What Next for PFPs, Art and Big Brand NFTs?
While still far from the kind of dizzying bull run that characterized 2021, NFTs have been enjoying an optimistic start to the year. There’s no froth, at the moment, and the atmosphere is relaxed, but there’s plenty of development, trades are happening, and some collections have seen their prices buoyant and rising.
Underlying all this, there are a couple of prevalent sentiments. First, is that creativity is flowing cleanly, as developers build, artists provide color, and founders seek out more efficient ways of utilizing the tools at hand to produce lasting value. Second, there is a sense that because so much is in motion (in terms of developer and artistic activity), any spark in the wider crypto markets can quickly ignite the NFT space, setting off renewed surges in speculation.
Rewind a couple of years, and NFTs were in a simpler state than they are now, but here in 2023, distinct categories have emerged. Let’s consider how some of those brackets might develop from here.
If any category captures NFTs as they have appeared in the public consciousness up to now, then it’s profile pictures (PFPs). These are the generative collections of matching characters, usually facing to one side, but each with its own features and variations, which are utilized as identity markers on social media.
The most famous collections seem capable now of consistently maintaining status as prized assets. CryptoPunks (the original 10,000 item PFP collection) are art objects in their own right. Bored Ape Yacht Club (BAYC) has become the foundation of a budding web3 empire. And several other collections, such as Doodles, which recently acquired the animation studio Golden Wolf, and Azuki, which this month launched its own metaverse space, appear intent, like BAYC, on expanding beyond the parameters of static PFPs.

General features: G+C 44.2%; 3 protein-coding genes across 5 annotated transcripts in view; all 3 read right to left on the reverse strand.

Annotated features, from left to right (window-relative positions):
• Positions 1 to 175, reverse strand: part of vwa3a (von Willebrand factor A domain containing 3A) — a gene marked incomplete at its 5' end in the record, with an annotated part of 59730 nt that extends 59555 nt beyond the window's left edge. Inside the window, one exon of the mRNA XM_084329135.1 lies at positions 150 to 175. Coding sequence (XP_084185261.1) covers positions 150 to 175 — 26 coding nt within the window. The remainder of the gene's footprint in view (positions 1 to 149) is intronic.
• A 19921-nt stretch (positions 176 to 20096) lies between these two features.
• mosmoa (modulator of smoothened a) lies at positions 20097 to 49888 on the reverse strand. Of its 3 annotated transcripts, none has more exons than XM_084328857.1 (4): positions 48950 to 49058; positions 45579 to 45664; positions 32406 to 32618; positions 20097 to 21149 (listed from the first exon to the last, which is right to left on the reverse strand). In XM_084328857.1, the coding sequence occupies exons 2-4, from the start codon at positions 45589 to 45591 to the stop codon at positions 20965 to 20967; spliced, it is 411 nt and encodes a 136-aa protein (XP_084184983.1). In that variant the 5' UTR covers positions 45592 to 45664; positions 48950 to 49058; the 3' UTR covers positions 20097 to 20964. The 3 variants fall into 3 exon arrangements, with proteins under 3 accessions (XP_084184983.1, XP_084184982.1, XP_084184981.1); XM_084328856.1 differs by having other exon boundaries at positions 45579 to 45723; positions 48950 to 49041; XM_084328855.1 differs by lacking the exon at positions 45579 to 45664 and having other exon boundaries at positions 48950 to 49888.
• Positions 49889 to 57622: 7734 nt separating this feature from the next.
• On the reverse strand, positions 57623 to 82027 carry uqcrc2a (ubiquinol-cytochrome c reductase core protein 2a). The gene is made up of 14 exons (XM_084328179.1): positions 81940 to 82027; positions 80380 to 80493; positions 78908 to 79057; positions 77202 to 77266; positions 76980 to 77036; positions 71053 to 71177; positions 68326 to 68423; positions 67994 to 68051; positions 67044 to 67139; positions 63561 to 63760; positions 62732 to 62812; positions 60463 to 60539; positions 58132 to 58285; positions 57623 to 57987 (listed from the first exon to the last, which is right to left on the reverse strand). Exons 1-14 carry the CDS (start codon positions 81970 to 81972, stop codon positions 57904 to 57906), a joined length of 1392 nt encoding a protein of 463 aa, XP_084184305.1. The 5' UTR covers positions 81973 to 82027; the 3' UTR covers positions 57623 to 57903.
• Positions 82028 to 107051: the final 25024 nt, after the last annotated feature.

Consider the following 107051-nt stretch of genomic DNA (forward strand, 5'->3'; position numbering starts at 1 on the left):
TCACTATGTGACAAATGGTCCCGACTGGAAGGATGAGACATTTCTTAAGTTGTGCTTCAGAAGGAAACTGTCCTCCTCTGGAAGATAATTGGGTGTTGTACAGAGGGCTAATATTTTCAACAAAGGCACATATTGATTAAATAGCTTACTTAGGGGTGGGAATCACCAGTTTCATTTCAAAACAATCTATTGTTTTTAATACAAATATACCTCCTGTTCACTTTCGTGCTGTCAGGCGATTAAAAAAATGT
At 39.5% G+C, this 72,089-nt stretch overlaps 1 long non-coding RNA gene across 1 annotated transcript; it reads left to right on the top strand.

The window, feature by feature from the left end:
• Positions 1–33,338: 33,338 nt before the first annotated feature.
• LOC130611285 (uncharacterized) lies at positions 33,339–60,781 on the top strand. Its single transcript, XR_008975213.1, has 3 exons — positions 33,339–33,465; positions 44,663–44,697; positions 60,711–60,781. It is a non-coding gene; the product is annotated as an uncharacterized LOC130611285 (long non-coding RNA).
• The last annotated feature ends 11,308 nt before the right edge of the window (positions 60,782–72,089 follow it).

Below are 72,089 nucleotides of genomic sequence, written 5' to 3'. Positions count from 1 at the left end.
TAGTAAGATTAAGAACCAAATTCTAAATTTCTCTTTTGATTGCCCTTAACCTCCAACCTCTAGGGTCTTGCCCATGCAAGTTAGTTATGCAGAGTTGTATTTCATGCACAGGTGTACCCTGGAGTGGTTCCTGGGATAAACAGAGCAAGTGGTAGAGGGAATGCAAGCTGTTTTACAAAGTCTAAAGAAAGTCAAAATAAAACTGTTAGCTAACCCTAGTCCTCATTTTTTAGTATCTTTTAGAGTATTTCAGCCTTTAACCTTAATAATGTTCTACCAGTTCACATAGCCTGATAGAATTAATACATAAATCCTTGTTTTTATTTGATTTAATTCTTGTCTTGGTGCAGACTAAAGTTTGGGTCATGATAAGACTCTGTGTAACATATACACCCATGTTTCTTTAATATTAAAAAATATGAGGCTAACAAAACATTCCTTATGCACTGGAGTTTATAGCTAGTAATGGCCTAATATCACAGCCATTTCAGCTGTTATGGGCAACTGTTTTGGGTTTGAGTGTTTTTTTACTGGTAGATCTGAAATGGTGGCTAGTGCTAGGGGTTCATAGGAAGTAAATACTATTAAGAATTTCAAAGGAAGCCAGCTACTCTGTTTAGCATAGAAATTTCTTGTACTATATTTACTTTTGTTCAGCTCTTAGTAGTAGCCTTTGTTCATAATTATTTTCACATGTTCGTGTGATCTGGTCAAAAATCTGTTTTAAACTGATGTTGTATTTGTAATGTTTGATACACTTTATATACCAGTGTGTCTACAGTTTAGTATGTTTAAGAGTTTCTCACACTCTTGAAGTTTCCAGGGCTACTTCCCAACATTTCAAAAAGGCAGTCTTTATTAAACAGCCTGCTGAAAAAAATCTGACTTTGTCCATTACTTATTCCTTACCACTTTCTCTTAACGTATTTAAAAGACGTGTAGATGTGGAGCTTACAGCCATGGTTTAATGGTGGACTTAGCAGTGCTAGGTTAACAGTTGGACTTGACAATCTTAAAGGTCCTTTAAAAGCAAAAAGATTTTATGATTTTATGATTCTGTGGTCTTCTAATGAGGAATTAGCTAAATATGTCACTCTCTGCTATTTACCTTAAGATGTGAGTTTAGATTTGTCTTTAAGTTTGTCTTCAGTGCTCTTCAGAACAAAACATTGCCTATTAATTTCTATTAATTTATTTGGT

There are other projects strongly in the running too (one could point to Cool Cats, Renga, and the Nike-affiliated CloneX as realistic contenders), but it appears now that any new PFP collection that wants to stick around long-term needs to have expansion plans ready to go and be meticulously executed.
It was PFPs that brought NFTs to mainstream awareness, but NFTs, it seems, are ready to move past PFPs.
Works of Art
The art section of the NFT space increasingly feels like a market of its own, with its own distinct dynamics, and it has an atmosphere in common with traditional art markets. That said, trade in NFT art is tangibly enhanced by the benefits of working digitally on blockchains.
Still, art NFTs will always revolve around creator credentials, utility and empire-building are secondary considerations, and as long as the artist remains prestigious and collectible, then so do the tokens to which their work is attached.
Something of note around art NFTs is their tie-ins with real-life galleries and physical events. On this note, the famed generative art NFT platform Art Blocks has been busy. Last year, Art Blocks began a partnership with Pace Gallery, and this week, a partnership with Bright Moments was announced. That latter organization, Bright Moments, specializes in organizing NFT minting events in physical, real-world galleries.